Fast forward decades, and not only did this Ear Nose and Throat (ENT) surgeon pioneer cochlear implant (CI) surgery in South Australia in the 1990s, but he recently received one himself. Talk about coming full circle.
More than 50 years ago, Dr. Rice became interested in helping deaf children hear when he worked at a women and children’s hospital in London. He moved to Australia from the UK as a fully trained ENT surgeon. In 1991, Dr. Rice operated on the first child in South Australia to receive a CI. During his career, he operated on 50 kids, mostly under 3 ½ years old with the youngest being 14 months. He also had a few adult patients; the oldest was 84 years old.
“In 1991, Dr. Rice operated on the first child in South Australia to receive a CI.”
In a speech he gave to The Cora Barclay Centre (formerly known as the South Australian Oral School) – which he’s been involved with for 50 years – Dr. Rice said “the success of a cochlear implant is dependent on many people of whom the surgeon is perhaps seen as the star, but is by no means the most important.” He tipped his hat to the pediatric audiologists who program children who have never heard and therefore can’t respond in quite the same way. After acknowledging other necessary members of the team, he paid tribute to the courage of parents in the early 1990s when so many things were unknown: the success rate, potential complications, or even the duration of the device.
In 1969, Dr. Rice first noticed hearing loss in his right ear. It fluctuated up and down and then gradually became worse. In the last five years or so, Dr. Rice has had no useful hearing on that side. The hearing in his left ear has deteriorated as he’s grown older. In any sort of background noise, he’s had great difficulty with conversation even with a conventional hearing aid in his left ear.
Dr. Rice’s wife told ABC News Australia that he had started to seem isolated and withdrawn. His hearing loss was affecting his relationships and their communication. Because of this, he sought out Dr. Michael Schultz’ advice. Dr. Schultz is a former student of Dr. Rice’s, and is fondly referred to as his protégé. He’s now an ENT surgeon at The Memorial Hospital in Adelaide.
Dr. Rice knew that the criteria for CI surgery isn’t as stringent as it was when he was operating, when “profound bilateral deafness was really the only indication.” Dr. Schultz said he’d go ahead with the CI surgery if Dr. Rice wished. With the backing of his wife, Dr. Rice chose to get a cochlear implant at the age of 85.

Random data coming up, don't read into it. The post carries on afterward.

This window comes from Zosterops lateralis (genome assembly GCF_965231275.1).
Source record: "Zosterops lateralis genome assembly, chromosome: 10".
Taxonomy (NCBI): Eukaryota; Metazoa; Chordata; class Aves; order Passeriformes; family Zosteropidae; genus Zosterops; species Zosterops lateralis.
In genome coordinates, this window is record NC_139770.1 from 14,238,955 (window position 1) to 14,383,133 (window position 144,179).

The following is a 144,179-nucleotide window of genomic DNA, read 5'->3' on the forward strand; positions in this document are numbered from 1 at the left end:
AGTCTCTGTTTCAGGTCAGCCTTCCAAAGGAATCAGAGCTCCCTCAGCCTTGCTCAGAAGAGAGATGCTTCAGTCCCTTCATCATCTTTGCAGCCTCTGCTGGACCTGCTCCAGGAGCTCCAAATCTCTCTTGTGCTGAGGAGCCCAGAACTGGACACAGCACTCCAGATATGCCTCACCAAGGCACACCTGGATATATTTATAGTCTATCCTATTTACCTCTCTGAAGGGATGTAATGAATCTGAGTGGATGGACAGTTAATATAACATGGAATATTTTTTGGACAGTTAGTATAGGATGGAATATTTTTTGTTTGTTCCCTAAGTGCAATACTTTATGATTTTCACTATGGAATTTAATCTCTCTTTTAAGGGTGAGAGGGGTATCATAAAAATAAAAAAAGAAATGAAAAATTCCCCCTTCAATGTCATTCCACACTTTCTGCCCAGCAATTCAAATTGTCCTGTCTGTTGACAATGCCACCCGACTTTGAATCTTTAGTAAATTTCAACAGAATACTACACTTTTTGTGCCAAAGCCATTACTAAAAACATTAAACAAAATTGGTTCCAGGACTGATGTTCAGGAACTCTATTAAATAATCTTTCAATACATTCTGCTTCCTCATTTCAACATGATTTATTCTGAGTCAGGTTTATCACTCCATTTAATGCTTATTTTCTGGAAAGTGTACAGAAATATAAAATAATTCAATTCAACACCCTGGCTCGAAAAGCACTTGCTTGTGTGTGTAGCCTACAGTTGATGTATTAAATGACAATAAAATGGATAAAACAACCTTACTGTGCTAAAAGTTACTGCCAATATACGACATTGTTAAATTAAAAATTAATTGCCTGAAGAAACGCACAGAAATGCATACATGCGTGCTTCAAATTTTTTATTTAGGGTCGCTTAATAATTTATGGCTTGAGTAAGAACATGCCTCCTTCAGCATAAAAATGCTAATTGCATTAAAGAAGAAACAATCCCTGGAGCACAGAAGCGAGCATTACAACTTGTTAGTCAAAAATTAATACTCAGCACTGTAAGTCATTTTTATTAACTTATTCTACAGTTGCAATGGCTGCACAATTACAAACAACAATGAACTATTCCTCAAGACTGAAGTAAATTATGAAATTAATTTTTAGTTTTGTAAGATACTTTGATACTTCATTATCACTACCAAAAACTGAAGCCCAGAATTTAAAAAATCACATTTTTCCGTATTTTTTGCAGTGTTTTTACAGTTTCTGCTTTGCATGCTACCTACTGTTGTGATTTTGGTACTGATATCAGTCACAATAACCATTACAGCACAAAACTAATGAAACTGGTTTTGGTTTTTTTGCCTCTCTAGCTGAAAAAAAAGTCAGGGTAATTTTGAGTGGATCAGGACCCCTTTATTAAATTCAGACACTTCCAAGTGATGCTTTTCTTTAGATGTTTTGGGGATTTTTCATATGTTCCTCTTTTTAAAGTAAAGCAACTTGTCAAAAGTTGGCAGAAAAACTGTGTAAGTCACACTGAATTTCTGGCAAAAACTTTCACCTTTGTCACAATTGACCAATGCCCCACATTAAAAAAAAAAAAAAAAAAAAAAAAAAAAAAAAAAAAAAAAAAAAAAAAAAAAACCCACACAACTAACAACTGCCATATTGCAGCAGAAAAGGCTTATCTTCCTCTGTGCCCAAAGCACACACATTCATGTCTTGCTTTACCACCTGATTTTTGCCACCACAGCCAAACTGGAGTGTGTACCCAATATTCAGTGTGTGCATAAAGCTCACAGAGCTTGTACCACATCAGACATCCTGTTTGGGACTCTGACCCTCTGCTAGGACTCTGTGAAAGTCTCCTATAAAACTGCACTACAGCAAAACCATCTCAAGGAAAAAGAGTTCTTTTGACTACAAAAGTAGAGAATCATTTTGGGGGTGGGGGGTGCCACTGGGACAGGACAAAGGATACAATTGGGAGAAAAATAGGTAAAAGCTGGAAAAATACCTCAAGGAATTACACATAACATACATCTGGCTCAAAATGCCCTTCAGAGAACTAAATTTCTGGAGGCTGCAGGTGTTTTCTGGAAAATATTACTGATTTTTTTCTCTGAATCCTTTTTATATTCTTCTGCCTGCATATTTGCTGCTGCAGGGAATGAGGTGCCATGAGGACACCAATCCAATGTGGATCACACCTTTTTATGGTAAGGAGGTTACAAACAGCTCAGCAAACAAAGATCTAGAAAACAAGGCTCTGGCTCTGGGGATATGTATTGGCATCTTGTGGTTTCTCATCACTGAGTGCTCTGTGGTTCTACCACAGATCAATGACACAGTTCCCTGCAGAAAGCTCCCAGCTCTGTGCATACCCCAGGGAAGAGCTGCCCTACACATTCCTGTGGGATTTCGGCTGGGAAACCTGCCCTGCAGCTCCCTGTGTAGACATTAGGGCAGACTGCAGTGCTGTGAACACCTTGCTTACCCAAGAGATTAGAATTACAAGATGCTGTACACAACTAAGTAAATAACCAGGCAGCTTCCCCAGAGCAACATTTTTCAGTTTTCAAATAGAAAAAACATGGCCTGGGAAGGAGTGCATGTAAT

Dr. Schultz told ABC News Australia that he was slightly nervous when he found out he had to perform the procedure on the very man who taught it to him years ago. “I must admit when I saw his name on my patient list one day, I thought, ‘Is that John?’” he recalled.
On October 29, 2018, Dr. Schultz inserted an implant in Dr. Rice’s right ear. When asked what it was like being a patient of a procedure he’d done professionally, Dr. Rice responded, “The surgery was no different for me than any other surgery I have had, except perhaps being totally familiar with the procedure which has changed very little over the years. I had no doubts about its success. I also had a brilliant and experienced surgeon in whom I had complete faith.”
“The surgery was no different for me than any other surgery I have had, except perhaps being totally familiar with the procedure which has changed very little over the years.”
Activation was November 20. As the news reported, when the implant was first turned on, Dr. Rice said the noise coming through was very loud, like a mouse squeaking in his ear. An hour into this appointment, he was exceeding the audiologist’s expectations and hearing every sound.
The speech he gave to The Cora Barclay Centre was shortly after his activation. He announced, “I have now joined the band of implantees. It is going well, and I know it will get better still.”
Now that a little more time has passed, Dr. Rice says he’s been surprised by how many people have commented that his speech is much quieter. His hearing has improved and he’s advised that it’s likely to continue to do so for three to six months and even longer. The only drawback he’s experienced so far is an increase in the mild “giddiness” he had before surgery, especially when the device is on. He expects this to improve. “I have been surprised and encouraged by the improvement in my [speech] discrimination, which I’m sure will get better,” says the doctor who has become the patient.